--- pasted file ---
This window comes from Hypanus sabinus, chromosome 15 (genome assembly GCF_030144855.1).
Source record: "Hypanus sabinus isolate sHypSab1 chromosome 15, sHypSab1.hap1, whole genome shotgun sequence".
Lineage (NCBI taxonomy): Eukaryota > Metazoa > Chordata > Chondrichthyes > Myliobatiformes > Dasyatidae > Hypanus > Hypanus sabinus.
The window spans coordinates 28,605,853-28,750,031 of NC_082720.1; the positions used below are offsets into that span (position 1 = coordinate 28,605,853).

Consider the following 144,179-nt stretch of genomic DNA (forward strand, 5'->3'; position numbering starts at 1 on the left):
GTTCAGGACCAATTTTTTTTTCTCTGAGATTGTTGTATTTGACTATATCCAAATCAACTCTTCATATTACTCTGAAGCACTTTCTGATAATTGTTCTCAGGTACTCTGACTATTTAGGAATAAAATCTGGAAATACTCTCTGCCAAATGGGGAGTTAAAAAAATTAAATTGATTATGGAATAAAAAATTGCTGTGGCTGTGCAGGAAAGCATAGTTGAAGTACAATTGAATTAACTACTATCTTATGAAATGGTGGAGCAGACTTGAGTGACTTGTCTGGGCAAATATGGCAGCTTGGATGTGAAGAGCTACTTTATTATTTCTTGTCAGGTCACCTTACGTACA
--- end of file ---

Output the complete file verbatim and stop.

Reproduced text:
This window comes from Hypanus sabinus, chromosome 15 (genome assembly GCF_030144855.1).
Source record: "Hypanus sabinus isolate sHypSab1 chromosome 15, sHypSab1.hap1, whole genome shotgun sequence".
Lineage (NCBI taxonomy): Eukaryota > Metazoa > Chordata > Chondrichthyes > Myliobatiformes > Dasyatidae > Hypanus > Hypanus sabinus.
The window spans coordinates 28,605,853-28,750,031 of NC_082720.1; the positions used below are offsets into that span (position 1 = coordinate 28,605,853).

Consider the following 144,179-nt stretch of genomic DNA (forward strand, 5'->3'; position numbering starts at 1 on the left):
GTTCAGGACCAATTTTTTTTTCTCTGAGATTGTTGTATTTGACTATATCCAAATCAACTCTTCATATTACTCTGAAGCACTTTCTGATAATTGTTCTCAGGTACTCTGACTATTTAGGAATAAAATCTGGAAATACTCTCTGCCAAATGGGGAGTTAAAAAAATTAAATTGATTATGGAATAAAAAATTGCTGTGGCTGTGCAGGAAAGCATAGTTGAAGTACAATTGAATTAACTACTATCTTATGAAATGGTGGAGCAGACTTGAGTGACTTGTCTGGGCAAATATGGCAGCTTGGATGTGAAGAGCTACTTTATTATTTCTTGTCAGGTCACCTTACGTACA